The Act of 1986 was a small enactment comprising of only 31 sections divided into 4 chapters and for smooth implementation of the said provisions, the Act was buoyed by ‘The Consumer Protection Rules, 1987’ and ‘The Consumer Protection Regulations, 2005’. It is pertinent to mention that the concise format of the Act only acted as strength and never caused any hindrance in providing justice to the parties. The Act had a lifespan of just over 33 years, during which period the Act was amended by the Indian Parliament on 3 occasions, the same being; The Consumer Protection (Amendment) Act, 1991 (34 of 1991) (w.r.e.f. 15th June 1991), The Consumer Protection (Amendment) Act, 1993 (50 of 1993) (w.r.e.f. 18th June 1993), and The Consumer Protection (Amendment) Act, 2002 (62 of 2002) (w.r.e.f. 15th March 2003).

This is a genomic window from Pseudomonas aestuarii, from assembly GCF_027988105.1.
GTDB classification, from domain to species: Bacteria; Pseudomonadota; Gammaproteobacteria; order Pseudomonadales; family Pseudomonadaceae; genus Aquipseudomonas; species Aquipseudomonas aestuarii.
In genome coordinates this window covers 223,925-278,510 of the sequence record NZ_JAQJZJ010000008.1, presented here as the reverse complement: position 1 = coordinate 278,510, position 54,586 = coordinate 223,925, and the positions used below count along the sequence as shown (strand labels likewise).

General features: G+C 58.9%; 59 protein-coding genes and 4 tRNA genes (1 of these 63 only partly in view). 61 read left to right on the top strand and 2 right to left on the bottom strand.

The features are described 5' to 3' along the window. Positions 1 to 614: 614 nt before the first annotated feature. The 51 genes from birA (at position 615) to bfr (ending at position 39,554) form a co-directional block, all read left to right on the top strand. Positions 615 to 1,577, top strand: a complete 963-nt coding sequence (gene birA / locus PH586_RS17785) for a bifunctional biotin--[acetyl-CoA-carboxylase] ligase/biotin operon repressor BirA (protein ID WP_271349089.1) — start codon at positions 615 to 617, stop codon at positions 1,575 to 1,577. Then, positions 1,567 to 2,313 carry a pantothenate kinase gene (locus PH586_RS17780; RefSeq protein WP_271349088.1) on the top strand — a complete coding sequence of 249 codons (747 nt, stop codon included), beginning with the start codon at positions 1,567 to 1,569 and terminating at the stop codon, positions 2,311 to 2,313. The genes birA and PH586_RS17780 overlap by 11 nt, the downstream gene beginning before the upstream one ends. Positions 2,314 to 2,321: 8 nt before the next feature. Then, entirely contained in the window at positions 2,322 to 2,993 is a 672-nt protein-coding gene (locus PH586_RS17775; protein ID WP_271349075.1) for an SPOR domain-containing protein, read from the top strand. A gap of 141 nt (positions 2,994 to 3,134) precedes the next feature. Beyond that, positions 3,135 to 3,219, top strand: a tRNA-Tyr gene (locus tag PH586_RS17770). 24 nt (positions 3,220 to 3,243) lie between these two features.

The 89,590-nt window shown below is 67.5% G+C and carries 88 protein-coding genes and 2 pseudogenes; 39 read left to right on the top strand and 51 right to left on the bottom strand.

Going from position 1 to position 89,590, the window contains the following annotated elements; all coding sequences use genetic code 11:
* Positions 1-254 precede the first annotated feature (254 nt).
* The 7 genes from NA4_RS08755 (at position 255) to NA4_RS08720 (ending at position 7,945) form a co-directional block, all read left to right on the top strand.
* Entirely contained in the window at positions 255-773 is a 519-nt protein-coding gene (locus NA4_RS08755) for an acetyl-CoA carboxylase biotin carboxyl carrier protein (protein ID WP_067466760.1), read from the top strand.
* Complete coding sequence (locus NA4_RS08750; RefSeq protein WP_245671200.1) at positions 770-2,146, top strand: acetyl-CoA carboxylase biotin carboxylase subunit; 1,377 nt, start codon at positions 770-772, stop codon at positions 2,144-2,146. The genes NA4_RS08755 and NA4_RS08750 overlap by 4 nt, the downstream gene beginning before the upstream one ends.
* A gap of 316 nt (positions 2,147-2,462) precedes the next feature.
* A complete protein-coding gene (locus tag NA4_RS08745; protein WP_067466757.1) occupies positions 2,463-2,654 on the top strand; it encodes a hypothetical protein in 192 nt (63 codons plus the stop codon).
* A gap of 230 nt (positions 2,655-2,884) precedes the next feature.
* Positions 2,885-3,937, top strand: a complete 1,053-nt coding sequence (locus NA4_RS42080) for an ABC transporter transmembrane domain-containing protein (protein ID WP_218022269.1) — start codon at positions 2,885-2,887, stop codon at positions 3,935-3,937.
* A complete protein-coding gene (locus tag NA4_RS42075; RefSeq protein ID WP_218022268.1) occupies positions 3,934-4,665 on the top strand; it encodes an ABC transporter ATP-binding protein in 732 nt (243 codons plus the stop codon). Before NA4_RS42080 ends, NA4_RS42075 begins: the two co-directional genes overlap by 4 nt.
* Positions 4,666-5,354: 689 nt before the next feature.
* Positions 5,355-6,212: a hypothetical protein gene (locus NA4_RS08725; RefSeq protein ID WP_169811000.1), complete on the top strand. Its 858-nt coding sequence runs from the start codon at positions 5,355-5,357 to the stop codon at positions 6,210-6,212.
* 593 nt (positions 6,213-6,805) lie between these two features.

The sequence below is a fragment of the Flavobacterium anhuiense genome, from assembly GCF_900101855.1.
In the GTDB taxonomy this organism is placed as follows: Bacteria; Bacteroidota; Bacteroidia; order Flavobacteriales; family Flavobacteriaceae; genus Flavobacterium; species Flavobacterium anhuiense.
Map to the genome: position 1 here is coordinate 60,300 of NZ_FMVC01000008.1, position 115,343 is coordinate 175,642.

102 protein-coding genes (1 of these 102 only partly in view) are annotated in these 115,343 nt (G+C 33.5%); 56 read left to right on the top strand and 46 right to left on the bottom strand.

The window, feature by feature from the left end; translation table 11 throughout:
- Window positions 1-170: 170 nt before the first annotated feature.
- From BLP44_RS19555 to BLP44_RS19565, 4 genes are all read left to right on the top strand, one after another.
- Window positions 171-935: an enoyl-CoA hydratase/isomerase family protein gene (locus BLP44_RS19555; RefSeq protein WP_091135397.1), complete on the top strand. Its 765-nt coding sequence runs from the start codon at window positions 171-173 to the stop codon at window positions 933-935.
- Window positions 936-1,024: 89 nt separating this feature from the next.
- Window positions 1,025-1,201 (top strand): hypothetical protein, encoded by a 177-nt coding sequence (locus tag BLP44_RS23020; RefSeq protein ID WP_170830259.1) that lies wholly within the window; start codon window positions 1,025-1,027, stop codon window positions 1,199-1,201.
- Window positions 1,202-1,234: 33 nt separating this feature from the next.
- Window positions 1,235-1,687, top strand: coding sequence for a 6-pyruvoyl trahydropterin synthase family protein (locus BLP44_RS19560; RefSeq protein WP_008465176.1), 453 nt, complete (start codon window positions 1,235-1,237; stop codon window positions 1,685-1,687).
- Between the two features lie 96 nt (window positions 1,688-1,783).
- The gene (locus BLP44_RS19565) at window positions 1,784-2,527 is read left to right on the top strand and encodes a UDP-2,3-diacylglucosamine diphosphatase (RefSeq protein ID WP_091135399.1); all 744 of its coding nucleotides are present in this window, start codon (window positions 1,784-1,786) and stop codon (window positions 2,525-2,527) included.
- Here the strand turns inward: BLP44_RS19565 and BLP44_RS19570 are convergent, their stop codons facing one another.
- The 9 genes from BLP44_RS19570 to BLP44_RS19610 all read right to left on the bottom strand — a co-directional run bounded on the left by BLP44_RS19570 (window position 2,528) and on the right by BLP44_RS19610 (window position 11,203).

During the life span of 33 years, the class of people defined as consumers by the Act of 1986, were not only protected from the abuse, exploitation and manipulation, but also empowered by the provisions of the Act. Legislature, quasi judicial bodies established under the Act of 1986, and the Hon’ble Supreme Court, actively ensured that the provisions of the Act, achieve the main objective it was formulated for. The legislature, from time to time, made the necessary amendments in the Act and the adjudicatory bodies ensured that the legislative intent of the beneficial legislation is not diluted. During this period, several disputes and conflicts in respect of the Act of 1986 arose, some of the disputes being the extent of the application of the general provisions of the Code of Civil Procedure, 1908; The conflict of the Act of 1986 with other special legislations like the Arbitration and Conciliation Act, 1996, The Electricity Act, 2003, the Real Estate (Regulation and Development) Act, 2016, etc. That on most of the occasions the adjudicatory bodies held that the rights under the Act of 1986, prevail over the others. Initial years of adjudication under the Act of 1986 were smooth and hassle-free, certain unscrupulous irregularities, in the form of disputes of a commercial nature, marred and desecrated the essence of the Act and resulted in gross abuse of the process of law. That upon realization of this grave issue which had crept up from the crevices in the Act, the Parliament sought to deal with this issue vide the Consumer Protection (Amendment) Act, 2002, wherein commercial disputes were specifically excluded from the domain of the Act of 1986. The huge popularity of the Act also had some unforeseen consequences, as the number of consumer disputes over the years amplified, resulting into delay in adjudication of disputes. Successively, the adjudicatory bodies, passed important judgments addressing the said issue and strict construction of provisions defining timelines were re-iterated.